Paul ‘ReDeYe” Chaloner weighs in on South African eSports

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Chaloner

I love South Africans for their ability to hold some of the most insane amounts of cognitive dissonance I’ve ever seen. South Africans can at once defend how awesome their country is, and at the same time moan about how backwards and third world it is. It’s a unique ability, I’m sure. We often moan about our tiny gaming or eSports industry and how little is being done about it. I suppose it takes an outsider like Paul ‘ReDeYe’ Chaloner to make us realize how well we’re doing.

For the uninitiated, Paul is a professional eSports broadcast host from the UK. He has hosted high profile events such as Dota 2 ESL, The Dota 2 International, CS:GO at DreamHack and many, many, many more. Telkom has brought him out to host their Masters Tournament, and it’s sort of a big deal – by bringing in someone of this high a caliber, it will hopefully push everyone else (from players to management, casters to organizers) to up their game. I got to sit down with Paul, and we chatted about everything from the current state of eSports in South Africa to what the role of national organizations should be, to which retro game he would love to commentate in an eSports context.

First up, we talked about eSports in South Africa and how far it has actually come, even just this year. In fact, the investment by Telkom could put other national telecommunications organizations to shame:

I think the fact that you have Telkom doing DGL league is a really positive step. It’s a step that not a lot of national countries have done. In spite of the fact that eSports is very big internationally, if you look at other countries like the UK for instance, it’s only in the past 18 months that you’ve started to see real competition in the UK. […] We’re in a very similar kind of position even though we’re potentially supposed to be more advanced than South Africa.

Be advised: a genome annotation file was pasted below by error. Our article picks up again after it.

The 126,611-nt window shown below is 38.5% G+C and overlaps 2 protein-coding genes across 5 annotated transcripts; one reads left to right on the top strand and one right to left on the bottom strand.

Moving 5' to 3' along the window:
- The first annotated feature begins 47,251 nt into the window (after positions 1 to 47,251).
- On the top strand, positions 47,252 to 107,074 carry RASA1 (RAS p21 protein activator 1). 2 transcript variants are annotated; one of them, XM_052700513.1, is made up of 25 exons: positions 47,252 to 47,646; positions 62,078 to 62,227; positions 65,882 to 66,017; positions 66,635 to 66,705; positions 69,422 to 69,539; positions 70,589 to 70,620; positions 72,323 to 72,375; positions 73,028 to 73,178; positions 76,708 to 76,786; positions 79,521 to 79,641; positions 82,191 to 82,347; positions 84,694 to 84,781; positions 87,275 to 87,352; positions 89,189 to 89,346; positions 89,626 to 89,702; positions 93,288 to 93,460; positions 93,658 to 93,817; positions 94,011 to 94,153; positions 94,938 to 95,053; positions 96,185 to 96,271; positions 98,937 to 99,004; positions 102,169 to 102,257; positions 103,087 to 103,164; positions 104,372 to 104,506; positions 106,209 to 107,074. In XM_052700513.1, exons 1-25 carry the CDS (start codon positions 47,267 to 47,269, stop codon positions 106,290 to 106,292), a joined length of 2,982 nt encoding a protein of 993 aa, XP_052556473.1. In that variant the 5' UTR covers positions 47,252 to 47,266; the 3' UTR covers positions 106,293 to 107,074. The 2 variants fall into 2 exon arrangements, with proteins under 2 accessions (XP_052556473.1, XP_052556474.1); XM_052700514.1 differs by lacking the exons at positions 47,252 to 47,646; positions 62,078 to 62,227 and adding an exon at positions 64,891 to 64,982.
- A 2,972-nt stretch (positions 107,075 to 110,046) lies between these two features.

If our national telecommunications company, BT, were to suddenly announce they were doing a league, that would be enormous news in the UK. We don’t have that and South Africa does, so actually in many ways it’s actually more advanced than many countries. I’m not sure that many South Africans know that or understand that so they might think they’re actually a long way behind.

DGL Masters broadcast team

He went on to talk about how of course things still need to improve across all levels, but it was still really cool to hear just how far South Africa has already come.

We have touched on issues before with national bodies in eSports. I always find it interesting to hear what outsiders think about the idea of a national association and national team – is it worthwhile or not really? Paul gave pretty much the best answer I could have imagined.

I think it’s more about control. […] A lot of governments don’t realize, they sort of look at eSports as another sport. If they just did it like that, then sure building associations like that would make sense I suppose. But it’s not like real sports. We have a buffer in between and it’s called a publisher and a developer.

They own the game. Football isn’t owned by one thing, although FIFA now governs it, but it’s not owned by an intermediary between the association and the players. Whereas every game out there is. I think there’s a bit of a misunderstanding about who owns the IP but there shouldn’t be, it’s the publisher.

National Associations I think are generally a good idea: they provide stability, they provide government funding, government support and buy-in as well that this is a legitimate cause which is something we’re all looking for. So I don’t think it’s necessarily a bad thing, I think national associations just to develop a national team… it needs to be more than that.